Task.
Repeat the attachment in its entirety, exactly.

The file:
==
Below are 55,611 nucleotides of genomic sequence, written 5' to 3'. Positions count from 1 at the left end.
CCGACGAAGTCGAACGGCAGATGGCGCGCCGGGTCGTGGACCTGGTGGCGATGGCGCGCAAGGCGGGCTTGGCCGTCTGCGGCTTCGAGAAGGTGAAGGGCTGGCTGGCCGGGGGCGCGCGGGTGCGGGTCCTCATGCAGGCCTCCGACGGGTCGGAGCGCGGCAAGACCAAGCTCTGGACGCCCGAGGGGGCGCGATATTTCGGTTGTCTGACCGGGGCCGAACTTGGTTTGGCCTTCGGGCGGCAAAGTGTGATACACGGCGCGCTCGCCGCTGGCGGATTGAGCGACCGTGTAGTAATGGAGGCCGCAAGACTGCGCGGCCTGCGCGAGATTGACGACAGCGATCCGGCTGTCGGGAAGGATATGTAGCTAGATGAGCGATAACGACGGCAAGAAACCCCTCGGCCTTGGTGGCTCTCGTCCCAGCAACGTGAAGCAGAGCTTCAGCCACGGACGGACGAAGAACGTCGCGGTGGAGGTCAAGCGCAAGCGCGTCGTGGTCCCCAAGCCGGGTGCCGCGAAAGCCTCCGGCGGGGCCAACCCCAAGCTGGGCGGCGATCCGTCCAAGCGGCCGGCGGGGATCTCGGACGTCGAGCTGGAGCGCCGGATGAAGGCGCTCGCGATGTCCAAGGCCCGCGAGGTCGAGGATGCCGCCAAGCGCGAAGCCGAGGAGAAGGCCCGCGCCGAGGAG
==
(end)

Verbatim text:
Below are 55,611 nucleotides of genomic sequence, written 5' to 3'. Positions count from 1 at the left end.
CCGACGAAGTCGAACGGCAGATGGCGCGCCGGGTCGTGGACCTGGTGGCGATGGCGCGCAAGGCGGGCTTGGCCGTCTGCGGCTTCGAGAAGGTGAAGGGCTGGCTGGCCGGGGGCGCGCGGGTGCGGGTCCTCATGCAGGCCTCCGACGGGTCGGAGCGCGGCAAGACCAAGCTCTGGACGCCCGAGGGGGCGCGATATTTCGGTTGTCTGACCGGGGCCGAACTTGGTTTGGCCTTCGGGCGGCAAAGTGTGATACACGGCGCGCTCGCCGCTGGCGGATTGAGCGACCGTGTAGTAATGGAGGCCGCAAGACTGCGCGGCCTGCGCGAGATTGACGACAGCGATCCGGCTGTCGGGAAGGATATGTAGCTAGATGAGCGATAACGACGGCAAGAAACCCCTCGGCCTTGGTGGCTCTCGTCCCAGCAACGTGAAGCAGAGCTTCAGCCACGGACGGACGAAGAACGTCGCGGTGGAGGTCAAGCGCAAGCGCGTCGTGGTCCCCAAGCCGGGTGCCGCGAAAGCCTCCGGCGGGGCCAACCCCAAGCTGGGCGGCGATCCGTCCAAGCGGCCGGCGGGGATCTCGGACGTCGAGCTGGAGCGCCGGATGAAGGCGCTCGCGATGTCCAAGGCCCGCGAGGTCGAGGATGCCGCCAAGCGCGAAGCCGAGGAGAAGGCCCGCGCCGAGGAG